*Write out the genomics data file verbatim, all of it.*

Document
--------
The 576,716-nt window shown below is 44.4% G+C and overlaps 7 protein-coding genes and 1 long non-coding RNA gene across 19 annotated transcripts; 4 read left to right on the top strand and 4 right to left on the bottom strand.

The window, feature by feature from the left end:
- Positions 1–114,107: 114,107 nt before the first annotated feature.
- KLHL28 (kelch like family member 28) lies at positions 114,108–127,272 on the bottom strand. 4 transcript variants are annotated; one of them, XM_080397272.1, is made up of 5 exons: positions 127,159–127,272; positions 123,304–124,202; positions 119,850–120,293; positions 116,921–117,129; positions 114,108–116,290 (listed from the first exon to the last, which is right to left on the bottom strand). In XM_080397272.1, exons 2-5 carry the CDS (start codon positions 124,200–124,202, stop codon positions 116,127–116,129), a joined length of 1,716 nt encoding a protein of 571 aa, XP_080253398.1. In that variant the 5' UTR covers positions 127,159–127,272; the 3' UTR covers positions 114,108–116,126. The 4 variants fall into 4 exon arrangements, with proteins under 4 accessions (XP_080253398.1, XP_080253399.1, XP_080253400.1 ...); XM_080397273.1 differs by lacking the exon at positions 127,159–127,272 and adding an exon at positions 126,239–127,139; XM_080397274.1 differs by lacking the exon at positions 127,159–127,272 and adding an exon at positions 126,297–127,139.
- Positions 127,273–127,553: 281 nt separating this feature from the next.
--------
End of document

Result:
The 576,716-nt window shown below is 44.4% G+C and overlaps 7 protein-coding genes and 1 long non-coding RNA gene across 19 annotated transcripts; 4 read left to right on the top strand and 4 right to left on the bottom strand.

The window, feature by feature from the left end:
- Positions 1–114,107: 114,107 nt before the first annotated feature.
- KLHL28 (kelch like family member 28) lies at positions 114,108–127,272 on the bottom strand. 4 transcript variants are annotated; one of them, XM_080397272.1, is made up of 5 exons: positions 127,159–127,272; positions 123,304–124,202; positions 119,850–120,293; positions 116,921–117,129; positions 114,108–116,290 (listed from the first exon to the last, which is right to left on the bottom strand). In XM_080397272.1, exons 2-5 carry the CDS (start codon positions 124,200–124,202, stop codon positions 116,127–116,129), a joined length of 1,716 nt encoding a protein of 571 aa, XP_080253398.1. In that variant the 5' UTR covers positions 127,159–127,272; the 3' UTR covers positions 114,108–116,126. The 4 variants fall into 4 exon arrangements, with proteins under 4 accessions (XP_080253398.1, XP_080253399.1, XP_080253400.1 ...); XM_080397273.1 differs by lacking the exon at positions 127,159–127,272 and adding an exon at positions 126,239–127,139; XM_080397274.1 differs by lacking the exon at positions 127,159–127,272 and adding an exon at positions 126,297–127,139.
- Positions 127,273–127,553: 281 nt separating this feature from the next.